Archaeology may be called upon to sort out the use of chickens in particular places at particular times. Sex ratios in faunal assemblages may indicate sport in archaeological deposits where the bones of males are more frequently recovered than females, though this may also indicate ritualistic use [27]. Fighting cocks are thought to be smaller and leaner and may be distinguished in the archaeological record from food types by the size of their skeletal elements. Laying hens may also be distinguished by a thickening of their medullary bones in preparation for egg production. Another underutilized indicator for the exploitation of eggs in prehistory is the presence of egg shell in archaeological deposits. Currently this line of evidence in inhibited by taphonomy, a lack of targeted collection from archaeological excavations, and subsequent identification [27]. Where it is available the collection of egg shell demonstrates that chicken eggs were important in both Europe and North Africa from at least the middle of the first millennium BC. At this stage given not only the low diversity observed in ancient and modern chicken mtDNA but also the female specific W chromosome [84] it is worth reconsidering the primary assumption that hens should show more geographic inertia than roosters in the global dispersal of chickens. This should be explored using a combination of traditional archaeological analyses and genetic studies.

The unique nutritional and economic traits of hens in combination with their ease of transport are likely to increase the translocation of animals, thereby blurring the geographical boundaries for domestication centers and rendering phylogeographic methods ill equipped to provide the sort of data necessary identify origins [45]. Examples include documented instances of transcontinental chicken dispersals initiated by the Romans in the early first millennium [28], [29], European Explorers from the 1500s onwards [58], [85], and Poultry Fanciers in the 1800s [22], [85]. Indeed historically attested transfers can cause serious issues for the researcher pursuing origins using modern DNA evidence alone [74]. Therefore in order to apply modern DNA data to reconstructing past events one must undertake a great deal of research into specific episodes of chicken dispersal to assess the match between DNA signatures and historical records. This will be complicated by the fact that many historic transfers are not well recorded. At this stage, due to the restriction of current molecular techniques, inadequate mathematical models for the complexity of the human mediated dispersals, and the lack of a coherent review of the history of chicken distribution, the endeavor to reconstruct the past using mtDNA data will depend on a comparative approach. Ancient samples from sites all over the globe representing nodes in well documented trade and exchange routes will allow for the evaluation of prehistoric signals in modern chicken populations and could provide a means by which the ultimate origins of specific haplogroups may be determined. This evidence will require careful consideration with reference to the archaeology and historical evidence.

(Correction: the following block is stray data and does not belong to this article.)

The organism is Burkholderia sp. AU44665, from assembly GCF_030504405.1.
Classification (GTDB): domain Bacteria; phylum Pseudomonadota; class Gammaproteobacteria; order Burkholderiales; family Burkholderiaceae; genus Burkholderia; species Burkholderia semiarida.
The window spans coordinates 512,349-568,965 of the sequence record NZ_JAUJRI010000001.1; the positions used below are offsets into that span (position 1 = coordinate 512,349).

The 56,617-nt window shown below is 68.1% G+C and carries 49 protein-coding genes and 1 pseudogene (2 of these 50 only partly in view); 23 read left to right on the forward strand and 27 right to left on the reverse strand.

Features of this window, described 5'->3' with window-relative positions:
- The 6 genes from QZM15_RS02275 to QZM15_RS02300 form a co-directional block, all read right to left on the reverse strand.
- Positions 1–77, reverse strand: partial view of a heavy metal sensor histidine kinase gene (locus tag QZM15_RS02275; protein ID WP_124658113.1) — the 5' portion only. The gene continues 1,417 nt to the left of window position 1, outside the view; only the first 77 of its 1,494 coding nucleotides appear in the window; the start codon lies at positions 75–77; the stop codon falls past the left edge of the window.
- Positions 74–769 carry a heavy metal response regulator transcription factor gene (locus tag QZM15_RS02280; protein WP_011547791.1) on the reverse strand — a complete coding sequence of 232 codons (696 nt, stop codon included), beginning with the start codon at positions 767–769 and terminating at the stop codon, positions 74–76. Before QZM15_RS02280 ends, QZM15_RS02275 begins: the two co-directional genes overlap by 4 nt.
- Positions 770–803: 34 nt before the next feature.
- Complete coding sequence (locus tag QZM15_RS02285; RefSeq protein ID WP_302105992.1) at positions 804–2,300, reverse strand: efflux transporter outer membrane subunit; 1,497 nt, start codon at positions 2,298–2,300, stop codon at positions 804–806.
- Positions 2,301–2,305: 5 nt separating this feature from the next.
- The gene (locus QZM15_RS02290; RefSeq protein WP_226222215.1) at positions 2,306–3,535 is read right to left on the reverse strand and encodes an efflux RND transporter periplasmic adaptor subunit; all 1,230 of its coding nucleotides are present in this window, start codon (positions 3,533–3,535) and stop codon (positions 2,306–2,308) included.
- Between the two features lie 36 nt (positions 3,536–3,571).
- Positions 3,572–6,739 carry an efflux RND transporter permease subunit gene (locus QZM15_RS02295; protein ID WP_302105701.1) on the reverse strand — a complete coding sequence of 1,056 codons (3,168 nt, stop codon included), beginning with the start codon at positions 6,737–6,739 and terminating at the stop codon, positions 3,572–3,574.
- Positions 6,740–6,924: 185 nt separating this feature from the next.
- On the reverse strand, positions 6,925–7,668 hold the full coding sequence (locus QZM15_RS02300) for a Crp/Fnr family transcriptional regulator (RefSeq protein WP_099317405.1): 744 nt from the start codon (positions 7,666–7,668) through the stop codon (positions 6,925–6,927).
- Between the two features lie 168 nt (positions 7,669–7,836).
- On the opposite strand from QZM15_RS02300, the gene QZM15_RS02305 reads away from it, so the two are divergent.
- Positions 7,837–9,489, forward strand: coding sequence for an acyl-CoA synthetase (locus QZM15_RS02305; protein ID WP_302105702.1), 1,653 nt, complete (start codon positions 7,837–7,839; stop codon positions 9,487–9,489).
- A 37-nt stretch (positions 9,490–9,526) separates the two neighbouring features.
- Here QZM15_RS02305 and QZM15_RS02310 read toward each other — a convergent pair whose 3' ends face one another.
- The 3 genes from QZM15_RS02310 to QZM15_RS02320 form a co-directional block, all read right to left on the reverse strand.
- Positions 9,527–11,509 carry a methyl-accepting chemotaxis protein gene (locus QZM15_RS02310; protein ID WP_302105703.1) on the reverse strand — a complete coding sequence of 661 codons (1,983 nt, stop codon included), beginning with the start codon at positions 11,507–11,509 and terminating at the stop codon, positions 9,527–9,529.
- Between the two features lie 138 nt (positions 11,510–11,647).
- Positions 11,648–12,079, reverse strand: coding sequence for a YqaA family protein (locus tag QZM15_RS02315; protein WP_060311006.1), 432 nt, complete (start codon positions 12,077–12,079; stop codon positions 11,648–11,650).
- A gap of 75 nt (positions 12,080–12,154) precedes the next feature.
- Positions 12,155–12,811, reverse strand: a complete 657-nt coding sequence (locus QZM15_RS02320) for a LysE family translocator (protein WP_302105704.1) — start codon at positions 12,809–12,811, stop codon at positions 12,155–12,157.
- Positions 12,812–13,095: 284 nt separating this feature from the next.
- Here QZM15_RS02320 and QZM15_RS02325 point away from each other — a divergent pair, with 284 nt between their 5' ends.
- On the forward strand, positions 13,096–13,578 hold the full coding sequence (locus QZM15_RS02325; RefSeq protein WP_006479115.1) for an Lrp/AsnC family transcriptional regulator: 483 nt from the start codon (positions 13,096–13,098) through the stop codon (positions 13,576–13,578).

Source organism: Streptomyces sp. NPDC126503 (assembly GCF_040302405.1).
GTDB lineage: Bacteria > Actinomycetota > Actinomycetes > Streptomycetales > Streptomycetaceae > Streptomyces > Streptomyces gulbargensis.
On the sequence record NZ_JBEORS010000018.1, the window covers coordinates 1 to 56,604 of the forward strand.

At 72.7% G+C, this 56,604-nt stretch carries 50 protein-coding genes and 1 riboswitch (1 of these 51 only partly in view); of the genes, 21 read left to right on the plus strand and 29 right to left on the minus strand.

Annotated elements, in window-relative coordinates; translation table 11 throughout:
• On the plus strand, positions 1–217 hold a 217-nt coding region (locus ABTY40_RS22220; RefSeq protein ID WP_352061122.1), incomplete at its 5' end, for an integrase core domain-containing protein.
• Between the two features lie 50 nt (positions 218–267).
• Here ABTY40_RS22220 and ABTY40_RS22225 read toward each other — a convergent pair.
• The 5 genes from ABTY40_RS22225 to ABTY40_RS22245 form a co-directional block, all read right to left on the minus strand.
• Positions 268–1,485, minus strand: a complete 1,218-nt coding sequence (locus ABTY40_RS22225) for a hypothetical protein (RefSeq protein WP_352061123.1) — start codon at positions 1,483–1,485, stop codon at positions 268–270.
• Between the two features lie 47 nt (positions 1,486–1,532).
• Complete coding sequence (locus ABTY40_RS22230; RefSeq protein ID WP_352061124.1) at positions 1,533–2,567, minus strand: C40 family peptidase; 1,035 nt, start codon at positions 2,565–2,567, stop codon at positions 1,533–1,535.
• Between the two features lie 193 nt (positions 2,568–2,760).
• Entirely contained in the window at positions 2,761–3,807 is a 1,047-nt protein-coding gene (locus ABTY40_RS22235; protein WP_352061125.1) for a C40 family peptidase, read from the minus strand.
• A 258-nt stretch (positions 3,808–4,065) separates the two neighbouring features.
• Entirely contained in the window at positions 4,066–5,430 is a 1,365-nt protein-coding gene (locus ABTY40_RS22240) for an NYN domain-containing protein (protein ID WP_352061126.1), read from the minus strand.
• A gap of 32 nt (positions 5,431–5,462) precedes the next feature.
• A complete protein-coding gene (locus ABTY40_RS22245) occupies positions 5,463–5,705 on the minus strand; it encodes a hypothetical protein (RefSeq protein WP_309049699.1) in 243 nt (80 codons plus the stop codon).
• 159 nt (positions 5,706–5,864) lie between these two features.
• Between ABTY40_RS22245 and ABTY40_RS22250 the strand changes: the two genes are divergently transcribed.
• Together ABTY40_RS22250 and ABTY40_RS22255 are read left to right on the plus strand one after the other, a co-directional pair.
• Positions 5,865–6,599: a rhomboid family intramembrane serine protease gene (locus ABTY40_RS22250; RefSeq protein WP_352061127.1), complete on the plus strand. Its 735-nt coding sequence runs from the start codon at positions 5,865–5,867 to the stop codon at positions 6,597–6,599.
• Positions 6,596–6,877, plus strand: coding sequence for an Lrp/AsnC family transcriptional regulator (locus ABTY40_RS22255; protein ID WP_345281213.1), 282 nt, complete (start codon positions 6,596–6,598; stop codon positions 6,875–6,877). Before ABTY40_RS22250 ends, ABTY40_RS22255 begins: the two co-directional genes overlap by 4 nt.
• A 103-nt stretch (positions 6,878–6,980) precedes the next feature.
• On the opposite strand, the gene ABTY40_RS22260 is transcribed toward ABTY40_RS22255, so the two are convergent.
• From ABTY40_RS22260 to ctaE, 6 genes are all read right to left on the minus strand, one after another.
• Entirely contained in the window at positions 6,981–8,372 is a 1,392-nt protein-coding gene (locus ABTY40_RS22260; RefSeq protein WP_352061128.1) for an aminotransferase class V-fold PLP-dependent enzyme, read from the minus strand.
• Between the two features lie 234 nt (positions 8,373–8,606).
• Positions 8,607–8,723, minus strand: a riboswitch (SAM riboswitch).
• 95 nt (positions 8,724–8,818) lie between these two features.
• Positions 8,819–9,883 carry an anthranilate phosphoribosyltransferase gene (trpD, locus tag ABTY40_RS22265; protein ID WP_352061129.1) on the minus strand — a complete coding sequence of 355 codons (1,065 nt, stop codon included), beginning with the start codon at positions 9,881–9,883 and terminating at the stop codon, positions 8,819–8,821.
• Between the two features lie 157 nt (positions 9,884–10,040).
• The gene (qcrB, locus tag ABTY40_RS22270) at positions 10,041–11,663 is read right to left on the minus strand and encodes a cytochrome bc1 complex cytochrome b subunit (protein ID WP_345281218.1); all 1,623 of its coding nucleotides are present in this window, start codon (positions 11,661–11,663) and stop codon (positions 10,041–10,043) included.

How can Future Research Build on These Observations?

This study represents the largest ancient mtDNA dataset for chickens published to date and demonstrates the need for integrated archaeological and genetic programs, as opposed to studies of modern DNA variation alone [74]. Perhaps the most striking result reported here is the evidence that the haplogroup E chickens were taken in opposite directions out of Asia and their histories and dispersal pathways finally converged in the Americas after A.D. 1500, possibly as much as 4000 years after the initial domestication of the lineage from the wild Junglefowl of Asia.